Home PC - security measures ?

I finally got around to installing Real Crypt (also known as True Crypt) and put my financial information inside a large encrypted file. That’s a start of making my PC more secure. I still have more to do.

Did you install that from the Truecrypt web site’s download or some repo?

I tried truecrypt under XP about 4 years ago but ran into some problems with container corruption and also it was complicated making / restoring backups of the encrypted partitions. All that made me nervous that I could loose some important data so removed it after 5-6 months.

In fact all data encryption scares me a little because if something goes wrong with the encryption or you end up with some other corruption of the key you basically have no chance of recovering the data unless you are prepared to pay a lot and send the disk away to a specialist.

On the other hand I would like to keep my confidential data safe so keep thinking about trying encryption again.

I can’t remember where I got it from, and I am not at my home pc right now. But I do note truecrypt is available on the OBS: software.opensuse.org: Search Results

I think it has come a long ways since then. Its pretty easy to mount and unmount the encrypted data file which then appears as a partition once mounted.

Indeed ! It scares me too. BUT one can setup the encrypted file so that it can be un-encypted on any PC with the appropriate decryption code and the True Crypt (Real Crypt) software. Then keep an offsite backup, and TEST the ability to access the backed up encrypted off site data with an off site PC.

That is always the philosophical trade off when it comes to security. The security that one obtains always comes at a price and the question must always be asked … Is it worth it ? There are times in life when the added security is NOT worth the price that one must pay.

Were the concerns over licensing resolved with TrueCrypt? It was blacklisted at one time.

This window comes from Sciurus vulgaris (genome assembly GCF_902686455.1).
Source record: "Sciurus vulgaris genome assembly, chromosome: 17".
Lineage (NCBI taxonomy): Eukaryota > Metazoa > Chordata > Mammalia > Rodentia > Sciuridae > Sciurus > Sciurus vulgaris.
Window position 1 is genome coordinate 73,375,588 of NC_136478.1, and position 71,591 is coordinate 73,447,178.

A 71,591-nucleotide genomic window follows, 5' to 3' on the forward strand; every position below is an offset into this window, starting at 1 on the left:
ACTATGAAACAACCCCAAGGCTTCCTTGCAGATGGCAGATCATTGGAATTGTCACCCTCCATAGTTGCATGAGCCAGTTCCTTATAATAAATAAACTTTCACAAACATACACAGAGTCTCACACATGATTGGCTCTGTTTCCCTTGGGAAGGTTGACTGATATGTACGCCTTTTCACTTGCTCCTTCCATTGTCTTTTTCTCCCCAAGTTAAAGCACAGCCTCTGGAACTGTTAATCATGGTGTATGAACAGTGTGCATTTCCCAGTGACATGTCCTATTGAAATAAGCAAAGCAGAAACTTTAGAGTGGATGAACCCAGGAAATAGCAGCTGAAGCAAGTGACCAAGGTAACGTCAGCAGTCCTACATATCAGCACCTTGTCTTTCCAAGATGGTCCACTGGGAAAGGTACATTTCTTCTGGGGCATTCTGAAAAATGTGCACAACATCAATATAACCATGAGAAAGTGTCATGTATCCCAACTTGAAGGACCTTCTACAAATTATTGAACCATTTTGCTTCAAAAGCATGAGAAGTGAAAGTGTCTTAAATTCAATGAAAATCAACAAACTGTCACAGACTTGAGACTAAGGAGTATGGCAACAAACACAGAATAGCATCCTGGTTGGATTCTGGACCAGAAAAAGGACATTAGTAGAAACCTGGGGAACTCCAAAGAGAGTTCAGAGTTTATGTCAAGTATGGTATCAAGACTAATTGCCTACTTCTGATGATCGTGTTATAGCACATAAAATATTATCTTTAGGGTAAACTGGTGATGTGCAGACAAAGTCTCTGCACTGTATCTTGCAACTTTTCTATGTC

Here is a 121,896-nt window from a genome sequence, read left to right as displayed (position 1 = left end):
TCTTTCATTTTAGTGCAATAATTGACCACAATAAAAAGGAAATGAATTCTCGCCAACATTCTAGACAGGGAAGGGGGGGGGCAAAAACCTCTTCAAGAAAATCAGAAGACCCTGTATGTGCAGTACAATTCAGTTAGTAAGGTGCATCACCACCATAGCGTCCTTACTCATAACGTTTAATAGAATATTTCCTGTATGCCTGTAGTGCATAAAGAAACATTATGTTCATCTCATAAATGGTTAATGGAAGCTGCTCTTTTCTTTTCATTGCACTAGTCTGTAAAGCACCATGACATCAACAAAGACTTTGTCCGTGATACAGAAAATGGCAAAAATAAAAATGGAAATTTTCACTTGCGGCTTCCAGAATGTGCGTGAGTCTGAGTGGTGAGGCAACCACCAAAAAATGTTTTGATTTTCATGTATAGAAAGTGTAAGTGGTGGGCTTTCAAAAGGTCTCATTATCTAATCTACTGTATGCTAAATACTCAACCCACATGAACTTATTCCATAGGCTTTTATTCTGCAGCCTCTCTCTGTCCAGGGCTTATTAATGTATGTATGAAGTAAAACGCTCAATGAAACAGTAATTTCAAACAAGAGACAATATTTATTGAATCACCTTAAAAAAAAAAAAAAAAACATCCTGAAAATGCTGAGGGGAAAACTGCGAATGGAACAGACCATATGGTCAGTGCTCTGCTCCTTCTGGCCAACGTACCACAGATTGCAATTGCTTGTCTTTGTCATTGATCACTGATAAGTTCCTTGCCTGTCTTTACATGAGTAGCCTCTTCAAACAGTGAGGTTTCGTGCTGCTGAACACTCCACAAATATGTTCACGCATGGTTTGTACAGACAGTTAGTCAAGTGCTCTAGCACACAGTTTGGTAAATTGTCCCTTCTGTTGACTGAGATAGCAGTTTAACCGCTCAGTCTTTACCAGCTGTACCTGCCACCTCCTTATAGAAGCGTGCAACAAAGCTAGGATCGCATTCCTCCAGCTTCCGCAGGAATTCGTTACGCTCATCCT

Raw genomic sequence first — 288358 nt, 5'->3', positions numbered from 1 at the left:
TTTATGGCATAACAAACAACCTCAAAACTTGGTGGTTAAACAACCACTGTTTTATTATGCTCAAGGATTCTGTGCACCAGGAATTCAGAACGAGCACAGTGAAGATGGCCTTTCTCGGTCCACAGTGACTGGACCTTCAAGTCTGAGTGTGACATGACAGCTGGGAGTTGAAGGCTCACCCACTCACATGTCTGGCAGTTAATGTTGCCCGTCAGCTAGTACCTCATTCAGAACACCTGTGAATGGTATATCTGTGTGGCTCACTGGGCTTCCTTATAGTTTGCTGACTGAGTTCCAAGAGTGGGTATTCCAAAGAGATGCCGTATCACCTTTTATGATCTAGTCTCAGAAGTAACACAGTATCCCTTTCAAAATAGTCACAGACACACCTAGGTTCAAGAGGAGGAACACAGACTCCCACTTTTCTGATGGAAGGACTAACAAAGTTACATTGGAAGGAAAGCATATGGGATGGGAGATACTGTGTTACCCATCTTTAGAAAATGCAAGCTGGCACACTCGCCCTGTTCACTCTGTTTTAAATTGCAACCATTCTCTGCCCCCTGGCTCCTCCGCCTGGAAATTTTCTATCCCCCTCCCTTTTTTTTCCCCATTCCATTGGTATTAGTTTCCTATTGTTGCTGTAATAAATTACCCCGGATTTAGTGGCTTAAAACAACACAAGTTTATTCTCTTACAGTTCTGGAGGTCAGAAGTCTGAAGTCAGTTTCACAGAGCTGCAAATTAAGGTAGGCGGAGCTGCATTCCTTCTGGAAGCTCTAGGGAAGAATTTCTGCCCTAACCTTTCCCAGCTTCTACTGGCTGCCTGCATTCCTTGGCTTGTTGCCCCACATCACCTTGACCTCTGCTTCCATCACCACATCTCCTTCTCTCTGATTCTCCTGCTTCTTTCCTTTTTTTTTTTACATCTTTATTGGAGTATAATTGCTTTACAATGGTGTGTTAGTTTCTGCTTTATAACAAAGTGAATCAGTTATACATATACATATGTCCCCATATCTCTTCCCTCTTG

Thanks for the link. That’s the repo I found too. I’ll give it a try. Just need to do a little research how it will affect my backups and whether the backed files will be still be “decryptable” with the key and software from another PC.

There certainly are drawbacks to security in a day to day working environment. Having to manually mount and / or enter a password to gain access to an encrypted file or drive can be tiresome with all the other passwords we already need to enter to login, access web pages, locked documents, etc. As you say

The security that one obtains always comes at a price and the question must always be asked … Is it worth it ? There are times in life when the added security is NOT worth the price that one must pay.

Personally I archive files on an encrypted partition and encrypt that file with gpg. I keep back copies as well.

For some reason i think life get more and more complicated through the invention of the computer.

Personally, i do not store a lot of important documents on my harddrive and print really important things out so i can store them in a not crashable folder.
But if you like me, a book (your personal diary) makes a good partner in storing all your passwords and other useful stuff like to write down some terminal commands and stuff like that.